Stop Agreeing To Be On All-Male Panels -- Just Stop

A U.N. group just pledged to never again attend an all-male panel. Now it's your turn.
The U.N. Global Compact is joining the movement to avoid all-male panels.
The U.N. Global Compact is joining the movement to avoid all-male panels.

Hey guys! You can do something very simple to help achieve gender equality in the business world. Just say no to all-male panels.

Start immediately.

On Tuesday afternoon, a United Nations-based organization devoted to responsible business practices took a stand on the issue. The executive director of the U.N. Global Compact, Lise Kingo, announced that the organization's 80 employees will no longer participate in or host all-male panel discussions.

"Too often I've been the only woman on a panel. It is time that we challenge the status quo and stop making excuses -- there is no shortage of qualified women," Kingo said in a statement, part of her opening remarks at the Women's Empowerment Principles annual event in New York.

The U.N. Global Compact plans on urging its 8,500 member companies, including Coca-Cola, Cisco, HP and Johnson & Johnson, to also take the pledge. Notably, some of the biggest tech companies, including Google and Facebook, have not signed on to the Global Compact -- a commitment to higher standards on environmental, labor and human rights issues. The tech industry is somewhat notorious for heavily male events, as personified by bathroom lines at events like Apple's Worldwide Developers Conference:

But "manels" (get it?) are definitely not just a tech industry problem. Far too many conferences feature talks exclusively hosted by men. Just this past winter at the World Economic Forum in Davos -- the business world's super-fancy schmooze-fest in Switzerland -- a stunning 20 percent of the panels were all-male. Women were almost entirely absent from the panels this year at congressional hearings discussing the U.S.-Iran deal, even though women were key players in structuring the deal, The Brookings Institution recently noted.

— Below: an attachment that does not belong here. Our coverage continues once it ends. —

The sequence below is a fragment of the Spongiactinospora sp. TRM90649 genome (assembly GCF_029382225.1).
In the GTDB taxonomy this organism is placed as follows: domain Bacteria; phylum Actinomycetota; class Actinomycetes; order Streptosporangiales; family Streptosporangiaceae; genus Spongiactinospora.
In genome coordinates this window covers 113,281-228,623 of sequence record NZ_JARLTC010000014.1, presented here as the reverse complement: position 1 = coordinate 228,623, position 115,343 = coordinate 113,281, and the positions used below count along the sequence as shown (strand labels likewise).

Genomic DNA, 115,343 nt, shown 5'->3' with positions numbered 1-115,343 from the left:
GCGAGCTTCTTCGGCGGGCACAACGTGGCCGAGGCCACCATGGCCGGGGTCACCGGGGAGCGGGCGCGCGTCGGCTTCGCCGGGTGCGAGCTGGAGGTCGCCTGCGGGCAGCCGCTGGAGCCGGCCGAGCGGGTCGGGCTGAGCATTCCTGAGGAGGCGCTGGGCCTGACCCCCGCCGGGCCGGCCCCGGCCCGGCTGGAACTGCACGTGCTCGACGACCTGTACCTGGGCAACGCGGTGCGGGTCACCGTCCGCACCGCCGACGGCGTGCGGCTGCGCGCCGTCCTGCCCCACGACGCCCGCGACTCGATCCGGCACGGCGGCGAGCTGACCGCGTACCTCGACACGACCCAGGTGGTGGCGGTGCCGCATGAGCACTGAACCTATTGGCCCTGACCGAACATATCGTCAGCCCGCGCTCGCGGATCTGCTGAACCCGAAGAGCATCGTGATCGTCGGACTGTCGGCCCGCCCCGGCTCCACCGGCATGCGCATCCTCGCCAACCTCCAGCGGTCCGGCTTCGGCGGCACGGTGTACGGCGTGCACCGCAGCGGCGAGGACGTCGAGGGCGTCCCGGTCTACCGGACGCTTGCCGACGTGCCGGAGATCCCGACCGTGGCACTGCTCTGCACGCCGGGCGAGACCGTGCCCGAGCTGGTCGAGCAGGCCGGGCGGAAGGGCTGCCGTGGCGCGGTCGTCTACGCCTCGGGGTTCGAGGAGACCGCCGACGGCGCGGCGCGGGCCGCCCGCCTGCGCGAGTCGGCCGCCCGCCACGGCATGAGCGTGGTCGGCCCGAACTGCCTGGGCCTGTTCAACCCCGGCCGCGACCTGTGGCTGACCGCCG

There is a Tumblr devoted to the issue -- Congrats, you have an all-male panel -- which uses David Hasselhoff's image to devastating effect.

The #panelpledge movement started in Australia and was inspired by this terrific piece in The Atlantic urging the tech industry to take up the cause. The Women's Leadership Institute in Australia even put together a handy toolkit for those who want to say no.

It's easy! When you're invited to participate on a panel, ask the organizers who else is speaking. Tell them you've made a pledge to avoid all-male panels and can't speak if there are no women going. Then suggest some women that might be great for the event. Reserve the right to bail out at the last minute if your requirements aren't met. And speak up about the need for a diversity of voices!

Here's a cheat sheet for event organizers who want to do the right thing in this arena.

Women's Leadership Institute Australia

If you're game to do this, tweet about it, using the hashtag #panelpledge to let others know.

If we can agree that we want more women to have their voices heard in business and policy, then we can recognize that those voices need to be heard at the conferences and networking events that fuel those arenas.

The beauty of pledging to never again do an all-male panel is that it is a super-easy way to foster gender equity. The worst thing that could happen is that you get out of going to yet another boring conference, let's be honest. It's certainly easier than getting more women on your board or into the C-suite. There's a lot of hand-wringing on those fronts about how these things take time or how there are simply not enough qualified women.

Think there really are no women available for your panel? Mathematically speaking, all-male panels don't just happen. One statistician has actually crunched the numbers on this.

"If conference speakers were being chosen by a system that treated gender fairly (which is to say, gender was never a factor at all), then in any conference with over 10 speakers, say, it would be extremely rare to have no female speakers at all," mathematician Greg Martin told The Atlantic.

That means gender bias is baked into the conference organization process. It's up to organizers and participants, then, to consciously weed it out.


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